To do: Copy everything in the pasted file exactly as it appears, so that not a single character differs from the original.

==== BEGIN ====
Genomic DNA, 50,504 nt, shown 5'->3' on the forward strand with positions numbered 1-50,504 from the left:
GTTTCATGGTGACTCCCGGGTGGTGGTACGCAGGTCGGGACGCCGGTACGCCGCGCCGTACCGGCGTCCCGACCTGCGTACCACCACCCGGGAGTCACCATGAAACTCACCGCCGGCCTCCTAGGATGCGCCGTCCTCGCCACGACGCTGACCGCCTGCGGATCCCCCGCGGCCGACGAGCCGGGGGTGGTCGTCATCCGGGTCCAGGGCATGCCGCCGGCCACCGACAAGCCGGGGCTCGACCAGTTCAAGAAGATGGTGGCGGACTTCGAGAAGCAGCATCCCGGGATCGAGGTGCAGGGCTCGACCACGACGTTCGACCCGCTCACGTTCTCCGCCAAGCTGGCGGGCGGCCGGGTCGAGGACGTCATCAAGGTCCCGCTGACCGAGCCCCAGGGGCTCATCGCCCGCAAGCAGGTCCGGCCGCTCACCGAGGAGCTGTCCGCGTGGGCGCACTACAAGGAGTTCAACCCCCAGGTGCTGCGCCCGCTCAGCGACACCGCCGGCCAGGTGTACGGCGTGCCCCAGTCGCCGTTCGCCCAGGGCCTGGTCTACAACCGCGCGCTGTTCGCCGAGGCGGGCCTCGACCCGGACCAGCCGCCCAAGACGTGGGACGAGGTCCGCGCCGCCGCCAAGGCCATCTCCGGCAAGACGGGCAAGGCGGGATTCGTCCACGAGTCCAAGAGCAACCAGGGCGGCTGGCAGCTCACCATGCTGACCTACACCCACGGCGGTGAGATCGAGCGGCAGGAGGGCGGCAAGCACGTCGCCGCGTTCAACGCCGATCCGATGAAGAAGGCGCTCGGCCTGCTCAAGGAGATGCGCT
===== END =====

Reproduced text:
Genomic DNA, 50,504 nt, shown 5'->3' on the forward strand with positions numbered 1-50,504 from the left:
GTTTCATGGTGACTCCCGGGTGGTGGTACGCAGGTCGGGACGCCGGTACGCCGCGCCGTACCGGCGTCCCGACCTGCGTACCACCACCCGGGAGTCACCATGAAACTCACCGCCGGCCTCCTAGGATGCGCCGTCCTCGCCACGACGCTGACCGCCTGCGGATCCCCCGCGGCCGACGAGCCGGGGGTGGTCGTCATCCGGGTCCAGGGCATGCCGCCGGCCACCGACAAGCCGGGGCTCGACCAGTTCAAGAAGATGGTGGCGGACTTCGAGAAGCAGCATCCCGGGATCGAGGTGCAGGGCTCGACCACGACGTTCGACCCGCTCACGTTCTCCGCCAAGCTGGCGGGCGGCCGGGTCGAGGACGTCATCAAGGTCCCGCTGACCGAGCCCCAGGGGCTCATCGCCCGCAAGCAGGTCCGGCCGCTCACCGAGGAGCTGTCCGCGTGGGCGCACTACAAGGAGTTCAACCCCCAGGTGCTGCGCCCGCTCAGCGACACCGCCGGCCAGGTGTACGGCGTGCCCCAGTCGCCGTTCGCCCAGGGCCTGGTCTACAACCGCGCGCTGTTCGCCGAGGCGGGCCTCGACCCGGACCAGCCGCCCAAGACGTGGGACGAGGTCCGCGCCGCCGCCAAGGCCATCTCCGGCAAGACGGGCAAGGCGGGATTCGTCCACGAGTCCAAGAGCAACCAGGGCGGCTGGCAGCTCACCATGCTGACCTACACCCACGGCGGTGAGATCGAGCGGCAGGAGGGCGGCAAGCACGTCGCCGCGTTCAACGCCGATCCGATGAAGAAGGCGCTCGGCCTGCTCAAGGAGATGCGCT